Hillary Clinton Campaigns By The Book

Of course she is running for president. The “hard choice” ahead is whether she will call the campaign to a halt, not get it in gear.

Of course her public utterances and appearances are scripted. In an interview published in last Sunday’s New York Times Book Review (June 15, 2014), timed to appear at the end of the first week of her book tour, Clinton names nine authors she admires and another ten whose latest books she reads regularly. The two lists are alphabetized. It’s quite a coalition. 

The Clinton campaign now has fresh (text-mined?) data to spot problem areas from public reactions to theroll-out of Hard Choices. The Monica issue seems defunct; how convenient that Ms. Lewinsky chose to break her long silence with aVanity Fair piece published earlier this spring. Iraq re-exploded midweek, propelling Clinton’s admission that “I was wrong” in 2003 into ancient history; major updates (speech? interview with Fareed Zakaria?) required.

A session on “Fresh Air” went sour in talking about gay marriage with NPR’s beloved Terry Gross; tonal adjustments strongly recommended. And a new wealth issue erupted from the gaffe in the Diane Sawyer interview on ABC about being “dead broke and in debt” when the Clintons departed the White House in 2001. That’s gonna take some policy as well as presentational work.

Still, the turbulence did not mushroom into crisis, perhaps shunted from the top of the news for the moment by House Majority Leader Eric Cantor’s epic fail and the ISIS rebellion in Iraq. The Clinton campaign has time to fine-tune its strategic messaging and engagement. The hard choice won’t be made until after processing the results of the 2014 elections and third- and fourth-quarter economic indicators. A GOP-controlled Senate might be a boost, giving her an entire Congress to run against. An economy perceived as growing healthily will float the Democratic boat, plain and simple.

At week one’s end, what stood out about the book roll-out was its predictable, almost ritual quality. By 2016 we will have lived with Hillary Clinton center stage or near it in our national life for — can you believe? — a quarter of a century. Her over-familiar persona could benefit from embracing a theme of reliability; paradoxically, it would be authentic and fresh to see her as the super-achiever we can count on in a world of non-stop jarring changes.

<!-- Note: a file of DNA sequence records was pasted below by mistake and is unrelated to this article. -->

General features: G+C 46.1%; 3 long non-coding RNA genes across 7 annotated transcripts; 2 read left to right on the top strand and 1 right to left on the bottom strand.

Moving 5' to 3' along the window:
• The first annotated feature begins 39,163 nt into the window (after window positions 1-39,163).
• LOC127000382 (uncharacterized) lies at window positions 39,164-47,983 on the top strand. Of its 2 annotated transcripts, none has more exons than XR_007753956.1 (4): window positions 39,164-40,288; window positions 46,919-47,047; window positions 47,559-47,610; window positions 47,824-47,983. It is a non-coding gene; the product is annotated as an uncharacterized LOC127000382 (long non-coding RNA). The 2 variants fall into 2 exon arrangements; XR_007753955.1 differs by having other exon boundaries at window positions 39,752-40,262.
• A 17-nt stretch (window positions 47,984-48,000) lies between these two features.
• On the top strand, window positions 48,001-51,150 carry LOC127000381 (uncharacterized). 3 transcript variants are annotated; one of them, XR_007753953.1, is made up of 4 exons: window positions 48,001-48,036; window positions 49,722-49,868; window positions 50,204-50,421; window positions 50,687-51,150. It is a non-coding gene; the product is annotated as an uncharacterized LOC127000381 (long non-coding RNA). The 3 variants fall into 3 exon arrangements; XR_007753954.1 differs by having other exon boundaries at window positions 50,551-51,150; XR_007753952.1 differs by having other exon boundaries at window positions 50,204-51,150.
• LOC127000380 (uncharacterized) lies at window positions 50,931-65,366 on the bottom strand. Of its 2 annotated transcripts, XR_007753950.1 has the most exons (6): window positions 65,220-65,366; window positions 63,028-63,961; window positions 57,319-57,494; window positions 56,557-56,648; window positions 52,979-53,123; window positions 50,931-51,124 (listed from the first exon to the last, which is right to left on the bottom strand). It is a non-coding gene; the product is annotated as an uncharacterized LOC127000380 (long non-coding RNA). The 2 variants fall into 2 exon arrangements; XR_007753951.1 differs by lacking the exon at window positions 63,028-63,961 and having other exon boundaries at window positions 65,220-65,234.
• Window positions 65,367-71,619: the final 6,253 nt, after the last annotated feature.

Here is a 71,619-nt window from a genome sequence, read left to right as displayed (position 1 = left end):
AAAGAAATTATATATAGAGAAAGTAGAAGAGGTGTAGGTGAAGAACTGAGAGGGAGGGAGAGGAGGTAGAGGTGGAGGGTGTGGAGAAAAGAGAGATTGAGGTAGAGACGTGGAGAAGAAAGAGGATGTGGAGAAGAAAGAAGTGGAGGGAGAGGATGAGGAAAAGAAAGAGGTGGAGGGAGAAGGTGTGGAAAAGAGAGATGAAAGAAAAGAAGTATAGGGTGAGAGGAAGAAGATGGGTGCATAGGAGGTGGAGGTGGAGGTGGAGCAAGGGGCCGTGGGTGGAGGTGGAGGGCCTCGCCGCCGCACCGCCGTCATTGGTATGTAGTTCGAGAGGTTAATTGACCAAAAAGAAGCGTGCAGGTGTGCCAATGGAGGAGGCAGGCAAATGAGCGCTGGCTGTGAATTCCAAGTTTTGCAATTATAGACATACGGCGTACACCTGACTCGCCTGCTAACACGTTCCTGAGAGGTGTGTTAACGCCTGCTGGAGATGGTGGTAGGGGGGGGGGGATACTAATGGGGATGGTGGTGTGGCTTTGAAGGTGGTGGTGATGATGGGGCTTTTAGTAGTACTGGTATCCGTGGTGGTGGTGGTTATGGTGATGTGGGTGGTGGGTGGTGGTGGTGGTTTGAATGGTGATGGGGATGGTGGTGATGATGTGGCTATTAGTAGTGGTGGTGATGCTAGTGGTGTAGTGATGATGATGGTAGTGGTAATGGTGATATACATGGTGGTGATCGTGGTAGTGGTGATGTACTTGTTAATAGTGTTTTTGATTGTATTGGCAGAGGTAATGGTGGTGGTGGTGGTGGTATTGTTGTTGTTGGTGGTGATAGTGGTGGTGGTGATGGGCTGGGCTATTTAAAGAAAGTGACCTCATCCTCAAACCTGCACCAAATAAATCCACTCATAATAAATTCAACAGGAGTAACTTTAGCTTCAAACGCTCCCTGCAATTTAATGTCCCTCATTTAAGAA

Such a rendering would become performatively salient by having her sit down with edgy interlocutors in tricky formats and prove herself capable of sailing through unexpected moments. Zach Galifianakis’s webcast series “Between Two Ferns” would have been a great venue for that — but alas, Barack Obama beat her to that, too, so now it would look derivative. But there are a million formats in the naked web world.

As with most successful presidential candidates, Clinton would gain from being regarded as a recurring character whom a voting majority of Americans will root for, just like the protagonists in the books by the ten authors on her second list for the Times. For a model, Clinton and her marketers could turn from books to television and look at the latest vehicle powering the career of Julia Louis-Dreyfus. The comedy star has been — this is even harder to believe — a national figure longer than Hillary (“Seinfeld”began in 1989), and she has graduated from Jerry’s pal Elaine Benes to Vice President Selena Meyer.

I am already at the point of presuming that, just as in “Veep,” Clinton’s entourage grows hilariously desperate to “own” each new gaffe, confrontation, and awkward news tidbit which their star encounters. In last week’s episode of “The Hillary Show,” we learned that NBC paid media neophyte Chelsea $600,000 for a year as a correspondent; partisans to her left and right immediately paired the news with the “dead broke and in debt” comment and filed it in the “crocodile tears of the 1%” category. Oh, what is Team Clinton going to do!!! 

A Louis-Dreyfus/Clinton twinning lacks the eerie congruency of, say, Chevy Chase/Gerald Ford, Dana Carvey/George Bush 41, or Tina Fey/Sarah Palin. Selena Meyer is no wonk. But she is not a ditz either, and she wields authority with resolve. Best of all, we see her struggle and let off steam. Maybe it is time for an actual leader to reverse the characterological flow from reality to satire, put a live camera in “The War Room,” and for Hillary Clinton to take on aspects of the Serena Meyer persona.

How hard could this be? Of course she swears offstage. 

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